Adam had turned into an intelligent, thoughtful, quick-witted adult, with the acerbic and sardonic sense of humor of both of his parents. His concern for his friends and co-workers was deep and insightful. But what surprised me most about Adam was his constant curiosity about his family: questions about his parents when they were young, questions about his grandparents, and discussions about different aspects of our family were part of our daily routine. I feel now that this interest reflected, just below the sardonic surface, Adam’s deep underlying (but usually unspoken) love for his family.
Adam’s most endearing soft spot was his love of bunnies. In the summer, Adam would often keep ‘bunny-watch’ at the glass door in my department at work, outside of which we would often spot a local bunny from the orchard. Always close to his sister, Emily, his excitement when he knew that he was going to be able to babysit Emily’s bunny, Bijoux, was something to behold from this strapping 6′-2″ young man. He would talk happily about it from the moment he got the word from Emily until well after his bunny-sitting stint ended. It was the last thing that Adam and I talked about at the office on Friday, March 23rd – he came to me brandishing an email with Emily’s schedule for Adam’s upcoming bunny-sitting duties.
A few weeks ago, I had given Adam an early Easter present, a squishy/gummy little bunny toy which, when one tossed it around, would flash with different colored lights. It immediately turned into Adam’s favorite toy – he dubbed it his ‘police bunny’ – and, when his friends at work began collecting things to put into a ‘memento box’ in Adam’s memory, it was the first item designated as part of his memorial.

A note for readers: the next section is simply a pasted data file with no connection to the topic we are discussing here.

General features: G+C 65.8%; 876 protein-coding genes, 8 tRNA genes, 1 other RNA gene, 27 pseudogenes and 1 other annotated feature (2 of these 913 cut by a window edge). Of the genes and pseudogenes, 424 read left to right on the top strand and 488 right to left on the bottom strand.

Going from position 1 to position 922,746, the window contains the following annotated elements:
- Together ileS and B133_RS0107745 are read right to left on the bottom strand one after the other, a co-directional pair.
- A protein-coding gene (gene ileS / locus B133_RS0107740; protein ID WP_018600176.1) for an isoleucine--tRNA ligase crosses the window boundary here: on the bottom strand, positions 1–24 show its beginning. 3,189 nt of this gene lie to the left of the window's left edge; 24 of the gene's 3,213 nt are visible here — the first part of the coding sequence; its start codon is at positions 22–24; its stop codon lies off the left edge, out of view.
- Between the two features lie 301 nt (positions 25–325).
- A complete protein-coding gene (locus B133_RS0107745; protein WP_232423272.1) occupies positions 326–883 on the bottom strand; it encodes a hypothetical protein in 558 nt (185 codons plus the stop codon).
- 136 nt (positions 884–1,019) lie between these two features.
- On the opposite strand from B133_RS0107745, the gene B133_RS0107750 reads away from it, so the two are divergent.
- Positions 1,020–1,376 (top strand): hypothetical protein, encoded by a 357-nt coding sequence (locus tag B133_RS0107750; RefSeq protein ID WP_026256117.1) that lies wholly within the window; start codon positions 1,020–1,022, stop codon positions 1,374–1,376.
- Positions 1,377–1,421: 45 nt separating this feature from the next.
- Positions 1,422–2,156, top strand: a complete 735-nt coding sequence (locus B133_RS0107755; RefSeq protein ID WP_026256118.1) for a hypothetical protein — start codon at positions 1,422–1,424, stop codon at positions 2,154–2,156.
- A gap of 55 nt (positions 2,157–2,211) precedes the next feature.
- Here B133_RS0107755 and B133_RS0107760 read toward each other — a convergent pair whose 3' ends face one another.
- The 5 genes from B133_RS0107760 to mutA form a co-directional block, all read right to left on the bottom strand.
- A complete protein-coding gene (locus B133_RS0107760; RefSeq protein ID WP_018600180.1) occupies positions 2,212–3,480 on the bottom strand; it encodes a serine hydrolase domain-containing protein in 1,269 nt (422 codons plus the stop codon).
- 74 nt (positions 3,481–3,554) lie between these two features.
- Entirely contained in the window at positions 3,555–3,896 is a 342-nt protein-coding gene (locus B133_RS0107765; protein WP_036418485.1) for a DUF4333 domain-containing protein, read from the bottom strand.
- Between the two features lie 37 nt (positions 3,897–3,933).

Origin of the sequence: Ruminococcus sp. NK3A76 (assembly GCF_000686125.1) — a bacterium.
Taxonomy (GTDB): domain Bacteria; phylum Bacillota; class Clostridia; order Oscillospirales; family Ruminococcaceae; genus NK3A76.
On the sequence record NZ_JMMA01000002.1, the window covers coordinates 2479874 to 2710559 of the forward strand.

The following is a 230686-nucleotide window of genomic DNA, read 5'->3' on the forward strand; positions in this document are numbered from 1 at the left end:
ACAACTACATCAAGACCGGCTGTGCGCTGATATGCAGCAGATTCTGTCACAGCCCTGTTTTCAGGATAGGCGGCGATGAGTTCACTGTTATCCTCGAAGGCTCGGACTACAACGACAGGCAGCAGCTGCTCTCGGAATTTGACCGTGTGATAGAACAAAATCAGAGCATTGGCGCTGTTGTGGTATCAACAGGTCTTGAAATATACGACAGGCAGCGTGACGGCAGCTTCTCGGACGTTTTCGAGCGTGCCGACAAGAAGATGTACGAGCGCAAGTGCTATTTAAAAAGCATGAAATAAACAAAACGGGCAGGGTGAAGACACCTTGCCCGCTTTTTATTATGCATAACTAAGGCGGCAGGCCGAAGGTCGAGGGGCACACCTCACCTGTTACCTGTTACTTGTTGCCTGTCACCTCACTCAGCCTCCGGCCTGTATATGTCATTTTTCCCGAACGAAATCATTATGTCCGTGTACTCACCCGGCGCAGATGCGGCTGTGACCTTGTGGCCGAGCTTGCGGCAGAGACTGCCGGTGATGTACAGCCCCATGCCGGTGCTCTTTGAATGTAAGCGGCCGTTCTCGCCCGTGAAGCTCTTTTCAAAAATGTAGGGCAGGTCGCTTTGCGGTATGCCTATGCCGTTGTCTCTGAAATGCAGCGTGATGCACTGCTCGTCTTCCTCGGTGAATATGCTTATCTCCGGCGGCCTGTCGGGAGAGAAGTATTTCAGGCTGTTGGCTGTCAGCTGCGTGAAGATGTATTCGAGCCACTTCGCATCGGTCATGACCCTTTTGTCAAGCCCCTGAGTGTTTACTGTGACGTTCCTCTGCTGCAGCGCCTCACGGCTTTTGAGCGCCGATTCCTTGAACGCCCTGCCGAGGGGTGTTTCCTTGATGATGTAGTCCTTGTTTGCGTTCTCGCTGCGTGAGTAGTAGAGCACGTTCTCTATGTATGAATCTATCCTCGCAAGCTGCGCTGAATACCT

Wayne and I used to joke with Adam – in fact I did so a few days before his death – that HE was the reason why Wayne and I decided not to have kids. But I’m happy to be able to say that Adam knew that Wayne and I were so very proud of him, and that we dearly loved him as if he was our own son.
Added Note: The attendance at Adam’s memorial wake, held on Friday, March 30th, was an overwhelming tribute, not just to Adam’s esteem in the minds of his friends and co-workers, but to the entire Sechny and Schneider families as a part of the Brewster [aka ‘Southeast’] community. It was a wonderful reminder of how closely interconnected one is to such a large and varied web of people, something which is so often forgotten until such a tragedy occurs to tug back all in that web.
Contributions in his memory may be made to Hospice Care in Westchester and Putnam Inc., 540 White Plains Road, Tarrytown, NY 10591. This charity is personally meaningful to us: After all that Hospice did for us during our parents’ illnesses, our family feels that the more help that Hospice receives, the more they can help other families like ours.
Born January 25, 1938. Died January 20, 2012. And lived a hell of a life in between. Jerry Wexler called her the greatest of all modern blues singers. There’s an excellent eulogy from the Sun Times here.
It was difficult finding any live performances on YouTube but here is one. I’ve also included an audio/video of one of her best songs.